Payne coached her through learning French phonetically. She said she loved working with him because he really understood her and everything clicked. In one scene she beautifully expresses “happy and sad” at the same time. She did that, she said, by thinking about her daughter playing as a child and then her mother who passed away just a few years earlier. Her raw emotions and authentic style made a strong impression on viewers and the segment was lauded as the best of the entire movie by many critics.

Fast forward to 2011 and meet her next favorite character so far, the sinister family matriarch Mags Bennett, in the second season of TV’s Justified.

Created by Graham Yost, and based on Elmore Leonard’s short story, “Fire in the Hole,” Justified is an American crime drama series set in the Appalachian Mountains and surrounding areas of Kentucky. The story centers on a tough U.S. Marshal — played by Timothy Olyphant — with his own brand of justice. Plots abound to “clean up the town” from drug dealers, murderers, gunmen, and other bad guys. The series features intriguing relationships that make for great entertainment.

“It’s very beautiful writing,” Martindale said. “Graham Yost is about my favorite writer.”

When Martindale enters the scene in Season 2, the focus shifts to the criminal dealings of the Bennett clan. She plays Mags, mother to three sons ready to expand their marijuana business.

“Doing Mags Bennett was just like flying — it was so much freedom,” Martindale said. “I was kind of a smart mountain woman who had my own set of rules. Quite a wonderful ride.”

Martindale’s biggest project this summer is the movie The Hollars (with John Krasinski, Josh Groban, Anna Kendrick, Charlie Day, Richard Jenkins, and Sharlto Copley) in which she plays the sickly mother in a dysfunctional family. As they learn about reconnecting and laughing through the tears the audience gets a real, honest combination of drama and comedy.

“It’s a story of a family,” Martindale says. “It’s really about how families pull together and generations move on. Really, really good. I love it. Beautifully done.”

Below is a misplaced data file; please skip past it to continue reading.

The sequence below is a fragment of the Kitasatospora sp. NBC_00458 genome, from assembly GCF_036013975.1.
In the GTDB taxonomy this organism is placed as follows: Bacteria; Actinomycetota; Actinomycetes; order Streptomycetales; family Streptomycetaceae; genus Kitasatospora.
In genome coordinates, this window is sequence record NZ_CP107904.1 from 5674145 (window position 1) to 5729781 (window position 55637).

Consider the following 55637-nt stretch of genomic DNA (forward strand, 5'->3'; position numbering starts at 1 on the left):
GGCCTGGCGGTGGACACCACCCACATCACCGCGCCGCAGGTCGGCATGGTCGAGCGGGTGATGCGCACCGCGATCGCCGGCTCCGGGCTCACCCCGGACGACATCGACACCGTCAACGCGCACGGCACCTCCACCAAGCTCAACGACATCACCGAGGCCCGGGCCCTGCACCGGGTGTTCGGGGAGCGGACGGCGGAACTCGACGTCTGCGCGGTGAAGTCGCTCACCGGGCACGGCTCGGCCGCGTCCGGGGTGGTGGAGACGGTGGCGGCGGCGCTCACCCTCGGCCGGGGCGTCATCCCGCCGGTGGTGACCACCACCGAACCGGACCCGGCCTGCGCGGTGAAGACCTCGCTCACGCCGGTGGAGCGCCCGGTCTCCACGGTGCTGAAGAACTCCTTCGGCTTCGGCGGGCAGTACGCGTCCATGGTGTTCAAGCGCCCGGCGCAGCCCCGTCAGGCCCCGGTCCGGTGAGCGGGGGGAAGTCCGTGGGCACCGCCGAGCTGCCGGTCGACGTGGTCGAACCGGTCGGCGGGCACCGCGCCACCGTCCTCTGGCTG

Directed and produced by Krasinski (The Office), he says the movie was written with Martindale in mind.

“She was the only person I wanted for it,” he said in an interview at the Sundance Film Festival recently.

He said signing on Martindale made it easy to fill the rest of the roles — when the other actors heard she was in, they wanted in too.

Everybody, it seems, loves working with Margo Martindale.

The Hollars releases August 26.

It’s been a long and winding road through many successes along the way for Martindale — and the successes just keep on coming. She credits much of this to a lifelong passion that began in a small backyard playhouse in Jacksonville, Texas.

“You’ve got to believe in yourself no matter what, and keep moving forward, and look for the passion, not the money,” she said.

She comes back to East Texas often to visit high school friends and family here and in Dallas and husband Bill’s hometown of Frisco.

Her small town upbringing reminds her a bit of the Upper West Side of Manhattan neighborhood where she’s lived now for 30-plus years, she said.

“My block is small town America. It’s a real community. We share births and deaths. Very sweet. We sit on the stoop and before you know it, there’s a party.”

Her “wonderful” daughter Maggie — a teacher in the Bronx — is not far away.

Martindale loves animals and currently has an elderly rescue dog named Sky that she got from the pound just before September 11, 2001, when she was about a year old.

“She was on death row,” Martindale says. “She’s a mix of Maltese, Shih Tzu, Poodle, and something that sheds.”

Martindale still likes to cut hair and grooms her own dog.

“I do all my hairdos on my dog.”

She’s trying to be a gardener, but it’s clear her passion for performing is always on her mind.

“I’d like to do another play, a musical,” she said.

Hopefully, she’ll continue to enter the perfect stages, sharing her delightful Margo Martindale vibe as often as possible for a long time to come.